• Bartending course: For Tesda-run seminars, P5,000 per scholar, 286 hours in 36 days; for PDAF-funded seminars (Basic Cocktails), P3,000 per scholar, 24 hours in three days.

    • Food and Beverages course: For Tesda-run seminars, P3,500 per scholar, 336 hours in 42 days; for PDAF-funded seminars (Basic Waitering), P3,500 per scholar, 24 hours in three days.

    • Beauty Care NC II: For Tesda-run seminars, P5,000 per scholar, 1,098 hours in 138 days; for PDAF-funded seminars (Manicure/Pedicure with Nail Art), P3,000 per scholar, 24 hours in three days.

    In a recent interview with PCIJ, Ma. Joycelynn L. Rodriguez, an incorporator and board member of Asian Spirit, Asian Touch and Phil-Best, said legislators allotted their PDAF to the three TVIs’ schools because “they know that these implement the Tesda-funded programs properly” and that their constituents would “really benefit” from the programs.

    Rodriguez said Tesda pays them only after the training sessions are over and an audit is done. She added that they have no “ghost trainings.” COA, she said, had wanted “to be God.”

    According to Rodriguez, COA follows a different set of implementation guidelines. She said they had invited state auditors to conduct a check on their training centers, classes and their students, but no one from COA showed up.

    “We are doing our part in helping out-of-school youth, mothers,” Rodriguez said. Most of those taking classes at Phil-Best institutes, she added, are indigents, some of who are former drug addicts.

    According to Rodriguez, Phil-Best trains students “interested in marketing and food and beverages.” Tesda’s website also has Phil-Best offering training courses on “ body massage, beauty care, make-up, foot spa and hand spa.”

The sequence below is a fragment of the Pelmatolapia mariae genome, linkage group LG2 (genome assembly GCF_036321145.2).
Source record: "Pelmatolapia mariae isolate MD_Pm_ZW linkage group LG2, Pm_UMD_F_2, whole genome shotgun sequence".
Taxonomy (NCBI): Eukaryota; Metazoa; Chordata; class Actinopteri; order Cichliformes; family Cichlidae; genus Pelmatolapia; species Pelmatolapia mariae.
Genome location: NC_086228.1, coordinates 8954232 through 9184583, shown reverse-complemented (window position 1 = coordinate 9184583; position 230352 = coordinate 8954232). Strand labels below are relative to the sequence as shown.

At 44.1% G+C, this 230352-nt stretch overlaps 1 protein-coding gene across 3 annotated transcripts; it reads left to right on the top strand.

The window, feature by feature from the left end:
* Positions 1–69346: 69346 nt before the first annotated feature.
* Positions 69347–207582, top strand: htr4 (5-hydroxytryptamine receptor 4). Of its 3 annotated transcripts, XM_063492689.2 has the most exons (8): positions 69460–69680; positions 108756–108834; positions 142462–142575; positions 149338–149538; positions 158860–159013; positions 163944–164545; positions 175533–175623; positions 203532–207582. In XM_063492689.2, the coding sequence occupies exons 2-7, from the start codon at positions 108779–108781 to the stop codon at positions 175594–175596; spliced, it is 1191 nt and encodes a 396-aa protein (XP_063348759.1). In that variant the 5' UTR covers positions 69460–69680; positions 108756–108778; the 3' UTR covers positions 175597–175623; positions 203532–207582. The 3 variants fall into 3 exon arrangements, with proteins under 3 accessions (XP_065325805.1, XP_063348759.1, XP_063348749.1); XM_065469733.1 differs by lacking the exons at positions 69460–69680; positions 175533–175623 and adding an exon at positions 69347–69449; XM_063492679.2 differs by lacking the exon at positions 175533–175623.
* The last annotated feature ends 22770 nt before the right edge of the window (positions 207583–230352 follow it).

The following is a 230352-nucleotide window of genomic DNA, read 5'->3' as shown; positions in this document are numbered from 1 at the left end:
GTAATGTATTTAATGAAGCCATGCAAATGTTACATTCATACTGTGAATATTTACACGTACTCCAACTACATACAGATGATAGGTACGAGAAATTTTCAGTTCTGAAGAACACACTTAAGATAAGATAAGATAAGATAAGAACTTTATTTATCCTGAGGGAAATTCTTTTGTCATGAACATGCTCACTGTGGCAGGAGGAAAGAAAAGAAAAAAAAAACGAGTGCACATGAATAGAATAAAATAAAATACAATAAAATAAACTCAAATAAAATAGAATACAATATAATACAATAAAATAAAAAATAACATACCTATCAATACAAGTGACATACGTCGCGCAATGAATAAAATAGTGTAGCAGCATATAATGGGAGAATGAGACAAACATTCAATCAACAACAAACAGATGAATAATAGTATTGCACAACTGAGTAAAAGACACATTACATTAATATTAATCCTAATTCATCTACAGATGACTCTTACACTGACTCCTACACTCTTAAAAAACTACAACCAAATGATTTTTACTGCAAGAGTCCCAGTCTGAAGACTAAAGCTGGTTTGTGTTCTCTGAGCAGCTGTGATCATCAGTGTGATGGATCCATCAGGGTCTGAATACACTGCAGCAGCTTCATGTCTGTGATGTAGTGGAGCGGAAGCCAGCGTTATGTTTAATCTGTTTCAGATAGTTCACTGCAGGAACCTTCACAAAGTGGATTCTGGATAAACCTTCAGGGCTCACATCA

She said Phil-Best, Asian Touch and Asian Spirit are all Tesda-accredited. Asian Touch–which started out as a caregiver training center–in particular was the first to get national accreditation from Tesda.

    Rodriguez pointed out that Asian Spirit even bought trucks for mobile training sessions, which she described as the first of their kind in the country. She explained that for the mobile training sessions, it is the institute that goes to barangay (villages) instead of the trainees going to training sites. This solves the problem of transportation costs for trainees, Rodriguez said.

    According to Tesda’s website, the courses offered by Asian Spirit include those on “Beauty Care Services, Hilot, Housekeeping, Body Massage and Body Scrub.” But Rodriguez said there are now plans to close down Asian Spirit because, she said, its partnership with Japan-based agencies has already ended.


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    1. I hate to say this, but why should I when the pattern is clear that most high-ranking officials in government take advantage of their position to make money, help those who helped them in the campaign, make their relatives rich through disadvantageous-to-the-government deals. It is a shame. When can we change? When can we trust the politicians, the heavy-contributor supporters? They always get their money/invesment back, by hook or by crook! I want to think that the Filipino is hopeless.